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I'm trying to get Tomcat 6 and Railo 3.3 running on my local development box. My experience is with Adobe ColdFusion and figured I would try something new.

I have installed Tomcat in d:\dev\tomcat6\.

I then downloaded Railo's latest war, renamed it to railoapplication1.war and copied it to d:\dev\tomcat6\webapps\ and let it do it's thing.

Tested it I can get to my Tomcat at http://localhost:8080/

and Railo at http://localhost:8080/railoapplication1

Now from what I understand copying the war file this way is the equivalent of creating a new multi-server instance (Under Adobe ColdFusion). After that's done I would usually link up a website to that said instance with a connector.

This is where I get a little confused. My main goal here would be to have multiple 'instances' accessible through the main tomcat binding

localhost:8080/railoapplication1
localhost:8080/railoapplication2
...
localhost:8080/railoapplicationN

But would like to keep my application files seperate from this without using an Apache frontend.

e.g. I want my application at railoapplication1:8080 to look like this:

application files at d:\dev\www\railoapplication1 using the war deployed under d:\dev\tomcat6\webapps\railoapplication1

I've tried editing Tomcat's servers.xml to no avail.

<Host name="railoapplication1" appBase="webapps\railoapplication1"
  unpackWARS="true" autoDeploy="true"
  xmlValidation="false" xmlNamespaceAware="false">
    <Context path="" docBase="d:/dev/www/railoapplication1" />
</Host>

If I do that I can then browse to

http://railoapplication1:8080/index.cfm (a test page)

but it's not getting picked up by Railo at all and I get plain-text instead of seeing my CFML executed

<cfoutput>#now()#</cfoutput>

I must be doing something wrong obviously as it looks like a pretty standard setup.

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Do you really need to configure this manually? There are good installers for Railo/Tomcat available on same download page. –  Sergii Oct 13 '11 at 6:26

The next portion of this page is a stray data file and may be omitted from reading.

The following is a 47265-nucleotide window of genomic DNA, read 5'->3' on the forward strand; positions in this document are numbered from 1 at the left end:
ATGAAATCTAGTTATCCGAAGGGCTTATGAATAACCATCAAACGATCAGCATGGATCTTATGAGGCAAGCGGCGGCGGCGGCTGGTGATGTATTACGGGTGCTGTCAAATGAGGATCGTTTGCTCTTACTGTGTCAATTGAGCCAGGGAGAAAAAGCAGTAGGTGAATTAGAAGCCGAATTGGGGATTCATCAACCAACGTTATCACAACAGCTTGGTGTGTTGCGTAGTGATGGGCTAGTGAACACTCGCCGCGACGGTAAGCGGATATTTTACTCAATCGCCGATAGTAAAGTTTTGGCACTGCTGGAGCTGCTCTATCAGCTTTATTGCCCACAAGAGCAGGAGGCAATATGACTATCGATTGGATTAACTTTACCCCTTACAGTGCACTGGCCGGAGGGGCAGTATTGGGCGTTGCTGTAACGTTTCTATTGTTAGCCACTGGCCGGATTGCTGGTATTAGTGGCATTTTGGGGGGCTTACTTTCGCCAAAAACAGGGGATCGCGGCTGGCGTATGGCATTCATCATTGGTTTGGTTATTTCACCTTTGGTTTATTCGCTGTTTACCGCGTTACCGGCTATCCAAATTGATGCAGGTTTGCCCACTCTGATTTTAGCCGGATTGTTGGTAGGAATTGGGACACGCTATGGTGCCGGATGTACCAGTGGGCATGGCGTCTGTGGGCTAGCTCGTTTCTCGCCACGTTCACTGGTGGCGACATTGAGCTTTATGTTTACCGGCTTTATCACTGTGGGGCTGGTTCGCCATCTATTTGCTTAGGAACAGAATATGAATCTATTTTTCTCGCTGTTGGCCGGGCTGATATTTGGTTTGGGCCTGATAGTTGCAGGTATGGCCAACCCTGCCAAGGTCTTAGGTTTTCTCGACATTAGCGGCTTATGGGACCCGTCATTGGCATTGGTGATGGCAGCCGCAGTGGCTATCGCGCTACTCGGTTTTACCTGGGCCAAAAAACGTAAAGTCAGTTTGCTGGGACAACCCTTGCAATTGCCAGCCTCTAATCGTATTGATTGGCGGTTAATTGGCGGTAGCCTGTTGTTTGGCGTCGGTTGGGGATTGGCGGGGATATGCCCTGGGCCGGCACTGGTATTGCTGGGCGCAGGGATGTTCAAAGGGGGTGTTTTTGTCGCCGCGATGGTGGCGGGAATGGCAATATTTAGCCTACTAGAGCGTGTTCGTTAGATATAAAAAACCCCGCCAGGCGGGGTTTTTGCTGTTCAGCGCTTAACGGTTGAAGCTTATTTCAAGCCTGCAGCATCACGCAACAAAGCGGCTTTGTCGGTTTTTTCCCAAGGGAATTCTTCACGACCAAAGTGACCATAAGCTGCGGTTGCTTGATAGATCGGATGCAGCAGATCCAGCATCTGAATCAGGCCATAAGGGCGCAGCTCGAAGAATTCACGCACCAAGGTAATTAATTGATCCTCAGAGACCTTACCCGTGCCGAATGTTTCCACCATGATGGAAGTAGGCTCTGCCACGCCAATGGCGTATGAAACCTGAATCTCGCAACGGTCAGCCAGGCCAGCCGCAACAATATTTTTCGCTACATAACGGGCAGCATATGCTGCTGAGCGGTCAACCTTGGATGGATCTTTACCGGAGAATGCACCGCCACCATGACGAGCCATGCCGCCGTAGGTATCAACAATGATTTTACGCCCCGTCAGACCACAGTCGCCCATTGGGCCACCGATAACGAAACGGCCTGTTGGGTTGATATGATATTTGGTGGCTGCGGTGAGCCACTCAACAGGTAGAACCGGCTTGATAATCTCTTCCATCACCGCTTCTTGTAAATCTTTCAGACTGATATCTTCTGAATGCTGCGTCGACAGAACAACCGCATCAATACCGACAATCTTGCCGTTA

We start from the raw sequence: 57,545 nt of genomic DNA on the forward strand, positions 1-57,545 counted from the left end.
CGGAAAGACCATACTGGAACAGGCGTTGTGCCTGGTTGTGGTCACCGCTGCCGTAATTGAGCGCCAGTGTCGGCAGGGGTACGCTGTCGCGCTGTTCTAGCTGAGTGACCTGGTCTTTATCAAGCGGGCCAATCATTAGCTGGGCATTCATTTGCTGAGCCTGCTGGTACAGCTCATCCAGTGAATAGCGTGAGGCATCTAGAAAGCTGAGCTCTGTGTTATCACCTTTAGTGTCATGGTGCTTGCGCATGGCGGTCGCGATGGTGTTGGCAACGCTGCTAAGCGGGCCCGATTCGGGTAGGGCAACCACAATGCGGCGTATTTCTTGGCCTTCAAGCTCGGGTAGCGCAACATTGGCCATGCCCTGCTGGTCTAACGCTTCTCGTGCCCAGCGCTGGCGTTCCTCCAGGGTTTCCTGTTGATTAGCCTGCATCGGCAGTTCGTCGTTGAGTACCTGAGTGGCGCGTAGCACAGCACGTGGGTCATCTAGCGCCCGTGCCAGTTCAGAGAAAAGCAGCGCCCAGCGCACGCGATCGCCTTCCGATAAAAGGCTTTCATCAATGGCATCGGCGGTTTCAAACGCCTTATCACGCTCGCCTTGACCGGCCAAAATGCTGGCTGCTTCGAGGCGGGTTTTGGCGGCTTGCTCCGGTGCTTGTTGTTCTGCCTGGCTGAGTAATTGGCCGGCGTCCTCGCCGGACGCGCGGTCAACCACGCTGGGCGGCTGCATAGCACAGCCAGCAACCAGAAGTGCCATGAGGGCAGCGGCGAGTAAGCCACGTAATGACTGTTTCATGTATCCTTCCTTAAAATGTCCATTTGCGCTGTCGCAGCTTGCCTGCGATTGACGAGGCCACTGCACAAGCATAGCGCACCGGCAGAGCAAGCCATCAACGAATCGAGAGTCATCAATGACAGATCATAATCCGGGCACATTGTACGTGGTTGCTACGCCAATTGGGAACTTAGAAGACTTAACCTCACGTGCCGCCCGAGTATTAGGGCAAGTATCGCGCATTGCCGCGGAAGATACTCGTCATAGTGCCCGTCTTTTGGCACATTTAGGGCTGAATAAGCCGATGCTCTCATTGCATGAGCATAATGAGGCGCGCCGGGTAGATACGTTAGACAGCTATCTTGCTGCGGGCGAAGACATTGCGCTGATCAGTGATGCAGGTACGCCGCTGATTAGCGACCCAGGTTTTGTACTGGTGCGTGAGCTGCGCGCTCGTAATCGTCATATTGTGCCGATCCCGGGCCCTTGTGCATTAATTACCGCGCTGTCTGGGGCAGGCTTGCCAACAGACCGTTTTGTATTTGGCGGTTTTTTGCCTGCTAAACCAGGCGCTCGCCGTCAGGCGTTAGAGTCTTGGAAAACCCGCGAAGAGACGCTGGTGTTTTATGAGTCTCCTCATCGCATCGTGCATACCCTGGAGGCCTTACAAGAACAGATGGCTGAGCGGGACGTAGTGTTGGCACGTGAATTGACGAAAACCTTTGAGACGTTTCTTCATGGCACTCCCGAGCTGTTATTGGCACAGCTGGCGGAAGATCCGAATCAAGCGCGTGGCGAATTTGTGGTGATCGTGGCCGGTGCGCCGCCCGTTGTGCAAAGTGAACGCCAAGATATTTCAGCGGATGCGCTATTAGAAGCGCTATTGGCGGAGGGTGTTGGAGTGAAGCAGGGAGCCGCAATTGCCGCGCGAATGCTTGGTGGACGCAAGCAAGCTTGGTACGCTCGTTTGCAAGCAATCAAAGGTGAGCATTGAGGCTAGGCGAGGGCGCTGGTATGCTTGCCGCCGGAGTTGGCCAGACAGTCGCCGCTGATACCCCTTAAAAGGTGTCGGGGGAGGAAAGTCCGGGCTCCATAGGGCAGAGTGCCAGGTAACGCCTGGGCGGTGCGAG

@Sergii I don't need to, but find it a good way to learn when doing it manually. –  jfrobishow Oct 13 '11 at 13:28

1 Answer 1

You are mixing up appBase with docBase. If you put all the Railo instances in d:\dev\tomcat6\webapps\, you can configure virtual host in Tomcat as belows:

<Host name="railoapplication1" appBase="webapps"
  unpackWARS="true" autoDeploy="true"
  xmlValidation="false" xmlNamespaceAware="false">
    <Context path="" docBase="railoapplication1" />
</Host>

<Host name="railoapplication2" appBase="webapps"
  unpackWARS="true" autoDeploy="true"
  xmlValidation="false" xmlNamespaceAware="false">
    <Context path="" docBase="railoapplication2" />
</Host>
share|improve this answer
    
Right. Ok so I changed it and this work ok. But now I'm getting as if my railoapplication1 webroot is in D:\dev\tomcat6\webapps\railo\ which has its own stuff for management etc. My goal was to leave railo available as is under localhost:8080 and just have my application files reside in their own webroot d:\dev\www\railapplication1\. I suppose this isn't 'required' it's just how I am used to organizing my files. –  jfrobishow Oct 13 '11 at 13:33
    
I'm not familiar with Railo, so, please explain more details: what are the "application files"? If you still want to leave railo available under localhost:8080, just create a virtual host for localhost and comment out the Context element. –  quanta Oct 13 '11 at 14:01
    
by application file I mean the actual code used by a web-app developed by me while leaving the Railo stuff on it's own. Basically a way to tell Tomcat there's a site at railoapplication1:8080, the files are at d:\dev\www\railoapplication1. When you get a file that is a CFML page transfer that to the application server railoapplication1 that is at d:\dev\tomcat6\webapps\railoapplication1 for parsing. Basically seperate the application code form the application server. –  jfrobishow Oct 13 '11 at 15:06
    
Actually I think I got this wrong from so many year using Adobe CF's product. My mindset was into Railo magically creating a new Tomcat instance which is how it works in CF (new JRun instance for each CF instance). This is obviously not what's happening with Railo and Tomcat, many Railo can and do talk to one Tomcat if I want seperation of heap and settings, etc I need multiple Tomcat instance, make sense? –  jfrobishow Oct 14 '11 at 13:38

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